A new study suggests that too much "good" cholesterol may be just as bad as too little. Dr. Sanaz Majd joins Nutrition Diva to sort out what this new research means for our heart health and risks.
A couple of weeks ago, I had some basic blood work done for my routine physical. All the numbers looked pretty good, but my doctor and I were high-fiving each other about my HDL score, which was 88 mg/dL.
Just by way of a quick review, there are lots of different kinds of cholesterol in your blood, and HDL (which stands for high density lipoprotein) is the one we often refer to as the “good” cholesterol. We don’t want it to be too low because having an HDL level below 40 mg/dL puts you at increased risk for heart disease. And that’s why you’ll find several articles in the Nutrition Diva podcast with strategies for increasing your HDL
So, I was feeling pretty smug about having an HDL level that was almost twice that target. But then a couple of days later, a new study came out with some surprising findings.
Although low HDL levels are a risk factor for heart disease, this study found that very high HDL levels (such as mine) may not be cause for celebration. In this study, those with HDL levels higher than 60 also had an increased risk for heart attack or death due to heart disease.
My first call was to my friend and physician Dr. Sanaz Majd to ask her whether or not having high HDL levels is something we need to worry about.
If the name sounds familiar, Dr. Majd was formerly the host of the House Call Doctor podcast here on the Quick and dirty tips network and now has a YouTube channel called Majd MD.
The highlights of our conversation are below; just click on the audio player at the top of the page to hear the entire thing.
Nutrition Diva: So, Sanaz, how worried do we need to be about high HDL levels?
Dr. Majd: Well, Monica, if you’re in trouble, then I’m in worse shape—my HDL is 108!
There are some other studies suggesting that very high HDL levels may increase your risk. And there are other studies that show the opposite! It’s not enough to really change our practice on cholesterol at this time, but it’s enough to get a conversation rolling on this.
We need further research on exactly how to tell if high HDL is “dysfunctional” HDL that might dispose us to increased heart disease risk. The question really is: Does everyone with very high HDL have dysfunctional HDL? Or simply a subset?
ND: Before you go on, can you help me understand what you mean by dysfunctional HDL? I’ve written in the past about how the size and shape of cholesterol particles may be an important factor in whether or not they increase your risk. Is this a similar situation?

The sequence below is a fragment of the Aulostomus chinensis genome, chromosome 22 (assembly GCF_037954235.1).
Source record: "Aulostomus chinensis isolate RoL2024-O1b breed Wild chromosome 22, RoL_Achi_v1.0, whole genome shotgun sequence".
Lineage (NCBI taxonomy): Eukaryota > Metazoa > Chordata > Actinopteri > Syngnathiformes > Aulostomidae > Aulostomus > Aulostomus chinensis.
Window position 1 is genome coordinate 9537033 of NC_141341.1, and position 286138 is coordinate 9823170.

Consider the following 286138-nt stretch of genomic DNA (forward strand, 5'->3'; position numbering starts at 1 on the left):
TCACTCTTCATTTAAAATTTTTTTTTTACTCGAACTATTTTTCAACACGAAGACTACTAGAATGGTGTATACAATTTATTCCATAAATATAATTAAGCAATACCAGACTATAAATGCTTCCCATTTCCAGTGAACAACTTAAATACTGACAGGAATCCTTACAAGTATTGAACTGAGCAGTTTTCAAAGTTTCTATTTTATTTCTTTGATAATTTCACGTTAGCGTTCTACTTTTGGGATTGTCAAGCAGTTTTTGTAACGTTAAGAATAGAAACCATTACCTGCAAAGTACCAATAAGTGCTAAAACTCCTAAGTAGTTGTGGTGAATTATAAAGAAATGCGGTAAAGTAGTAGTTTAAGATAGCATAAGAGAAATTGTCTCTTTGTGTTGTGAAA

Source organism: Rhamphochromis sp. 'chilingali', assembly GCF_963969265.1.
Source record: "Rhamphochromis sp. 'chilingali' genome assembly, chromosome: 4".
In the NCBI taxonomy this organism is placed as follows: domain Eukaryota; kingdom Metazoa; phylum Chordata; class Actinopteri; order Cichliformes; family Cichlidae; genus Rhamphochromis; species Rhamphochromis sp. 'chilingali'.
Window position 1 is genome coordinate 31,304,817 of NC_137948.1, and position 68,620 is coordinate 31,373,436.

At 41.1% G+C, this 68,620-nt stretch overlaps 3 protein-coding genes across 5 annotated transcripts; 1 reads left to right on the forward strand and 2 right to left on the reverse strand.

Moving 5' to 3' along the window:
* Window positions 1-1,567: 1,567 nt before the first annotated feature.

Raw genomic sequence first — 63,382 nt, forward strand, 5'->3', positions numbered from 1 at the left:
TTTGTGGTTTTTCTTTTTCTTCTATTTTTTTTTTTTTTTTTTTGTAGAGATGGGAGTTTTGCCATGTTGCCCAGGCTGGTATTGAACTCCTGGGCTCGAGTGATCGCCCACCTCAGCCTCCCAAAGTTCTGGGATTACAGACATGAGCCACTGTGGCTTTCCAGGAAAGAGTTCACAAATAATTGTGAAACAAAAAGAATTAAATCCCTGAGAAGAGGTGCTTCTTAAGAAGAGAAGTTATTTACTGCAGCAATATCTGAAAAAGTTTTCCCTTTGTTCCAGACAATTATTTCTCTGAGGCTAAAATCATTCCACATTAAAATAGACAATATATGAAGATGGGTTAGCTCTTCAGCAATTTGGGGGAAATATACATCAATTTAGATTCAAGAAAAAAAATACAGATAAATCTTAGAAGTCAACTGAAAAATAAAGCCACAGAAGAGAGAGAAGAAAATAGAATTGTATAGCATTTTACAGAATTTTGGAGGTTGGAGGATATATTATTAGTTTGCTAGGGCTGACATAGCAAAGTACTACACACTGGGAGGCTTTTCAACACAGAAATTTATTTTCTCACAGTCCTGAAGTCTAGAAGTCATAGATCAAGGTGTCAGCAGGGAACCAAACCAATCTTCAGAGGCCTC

SM: Yes, exactly. It’s only a hypothesis, but the theory is that even though there’s more good cholesterol, the particles aren’t really functioning as they are supposed to.
MR: Tell us what this latest study was all about.
SM: The study researched almost 6,000 people with already established heart disease and an average age of 63. They found that HDLs over 60 mg/dL carried a nearly 50% higher risk of dying from a heart problem when compared to those with levels between 41-60.
It doesn’t really tell us anything for the rest of us who are perhaps younger and without heart disease. I wouldn’t lose sleep yet over high HDL levels if your other cholesterol numbers are at target and you do not have heart disease or risk factors for heart disease.
MR: That’s reassuring. Because the things that are associated with higher HDL levels are generally healthy habits. For example, when people are trying to boost low HDL levels, I suggest that they lose weight if they need to, exercise, eat more fiber. And I can’t see advising anyone to gain weight, exercise less, and eat less fiber in order to bring down their HDL!
But what about those who do have high LDL cholesterol or heart disease or other risk factors? Should they be worried about high HDL levels?
SM: Currently, treatment guidelines are still primarily targeted to reduce LDL (which is the bad cholesterol) and not to worry about HDL one way or the other. We’d need more data to change this practice guideline on a clinical level. So even though it’s something to think about, it’s not enough to change how we treat heart disease or heart disease risk factors.
MR: Thanks again to Dr. Majd for joining me today. For more of Dr. Majd’s advice and help in understanding the latest medical headlines, check out her new YouTube channel, Majd MD.